The third strategic objective focuses on education, as a prosperous space industry is unimaginable without well-trained professionals and researchers. For this purpose, the strategy aims to introduce secondary and higher education programs, results-based support for research centres, and to create an interdisciplinary knowledge platform of the space sector by the introduction of an inter-university training (including social sciences as well).

State coordination: national space act and space agency

As lawyers, we would like to highlight that the strategy puts special emphasis on the question of coordination of domestic space activities which might be based on a specific legal act and a coordinative agency (space agency). With this, Hungary follows the practice of those states that devote significant resources to space research and development.

In our view, the sui generis regulation of space activities under Hungarian jurisdiction is justified for two reasons. First of all, on the basis of the 1967 Outer Space Treaty, Hungary – as a member state – is responsible for all “national” space activities and is obliged to license, continuously supervise, and register such activities. These rules must be incorporated into a legal act. On the other hand, it is in the interest of the state to authorize and supervise high-risk activities carried out “under its flag” in accordance with a strict set of rules, considering the foreign and national security interests of Hungary. Of the 22 Member States of the European Space Agency, 17 have already adopted various space regulations, which present a very diverse picture, partly due to the fact that the European Union does not have the competence to harmonize legislations in this area. In our opinion, the Austrian, Portuguese, Greek, Finnish, British and French national space acts might serve as a good example and inspiration for Hungary.

As far as the institutional background is concerned, the strategy mentions the creation of an agency. In addition to licensing and supervision, the strategy emphasizes that a one-stop shop system advocated by the agency might be more effective. The agency’s task would also include efforts to “make the domestic space sector visible”. The space agency is also an obvious solution for the above-mentioned (space diplomatic) representation of Hungarian interests. The agency could be the actor that effectively represents Hungarian interests at the international level. In addition, it could be a proactive actor during the relevant legislative processes, setting out possible directions for Hungary.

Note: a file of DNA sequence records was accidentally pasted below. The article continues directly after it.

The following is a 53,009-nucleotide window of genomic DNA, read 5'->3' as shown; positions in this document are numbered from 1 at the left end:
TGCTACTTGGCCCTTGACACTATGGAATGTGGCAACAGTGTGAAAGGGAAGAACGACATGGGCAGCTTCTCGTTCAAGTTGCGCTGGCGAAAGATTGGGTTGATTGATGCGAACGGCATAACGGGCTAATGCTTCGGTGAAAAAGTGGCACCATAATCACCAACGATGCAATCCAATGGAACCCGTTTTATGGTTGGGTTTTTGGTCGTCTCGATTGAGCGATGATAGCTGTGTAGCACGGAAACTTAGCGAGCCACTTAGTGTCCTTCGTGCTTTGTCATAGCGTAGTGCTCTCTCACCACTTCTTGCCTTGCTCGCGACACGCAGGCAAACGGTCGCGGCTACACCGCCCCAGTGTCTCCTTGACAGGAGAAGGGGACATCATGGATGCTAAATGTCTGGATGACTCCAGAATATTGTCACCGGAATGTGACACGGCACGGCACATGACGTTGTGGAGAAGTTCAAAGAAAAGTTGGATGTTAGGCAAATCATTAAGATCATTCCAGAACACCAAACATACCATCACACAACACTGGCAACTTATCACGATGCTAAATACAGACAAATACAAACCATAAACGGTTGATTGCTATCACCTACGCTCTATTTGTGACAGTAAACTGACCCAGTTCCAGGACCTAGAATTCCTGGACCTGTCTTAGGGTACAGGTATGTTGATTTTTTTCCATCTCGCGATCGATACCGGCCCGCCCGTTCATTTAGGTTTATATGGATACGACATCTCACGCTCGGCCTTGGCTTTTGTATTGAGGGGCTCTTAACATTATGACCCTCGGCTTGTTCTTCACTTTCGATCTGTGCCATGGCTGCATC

International law does not define conditions in relation to institutional coordination and supervision. According to the common practice in Europe, this is assured by ministries or independent (space) agencies. It is without doubt, however, that an independent space agency can represent Hungarian interests much more effectively. Thus, according to our opinion, the centralization and an independent space agency is a good direction, but the complexity of licensing procedures also points to the fact that a number of authorities might have to be involved during licensing processes.

Summary

A small step for the Hungarian government, a big step for the Hungarian space industry? That is not entirely the case: the additional 85-100 million EUR earmarked for the development of the space industry, as well as the fact that the government has defined an independent strategy for the development of the sector, is a big step for everyone. We sincerely hope that with the existing funds, the efforts to fill the gap will lead to results and that Hungary will also be a relevant actor in the European space industry within 5 years.

Authors: Balázs Bartóki-Gönczy PhD, assistant professor, head of Outer Space and Social Sciences Research Group – University of Public Service (bartoki-gonczy.balazs@uni-nke.hu), Tamás Darvas, junior associate (Sárhegyi and Partners Law Firm), researcher at Outer Space and Social Sciences Research Group (darvas.tamas@sarhegyi.hu)

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Sources (in Hungarian):

Balázs Bartóki-Gönczy: Regulation of space-related activities at national level: Analysis of the international legal environment and the practice of the ESA member states http://ias.jak.ppke.hu/hir/ias/20204sz/09_BartokiGonczyB_IAS_2020_4.pdf

Tamás Darvas: Conceptual and historical foundations of space law, new challenges https://epa.oszk.hu/02700/02769/00020/pdf/EPA02769_arsboni_2020_03-04_03-16.pdf

Tamás Darvas – István Sárhegyi: Why a National Space Agency? – basic regulatory and space law issues in the domestic space sector https://arsboni.hu/miert-lehet-szukseg-nemrijos-urugynoksegre-a-hazai-urszektor-szabalyozasi-es-urjogi-alapkerdesei/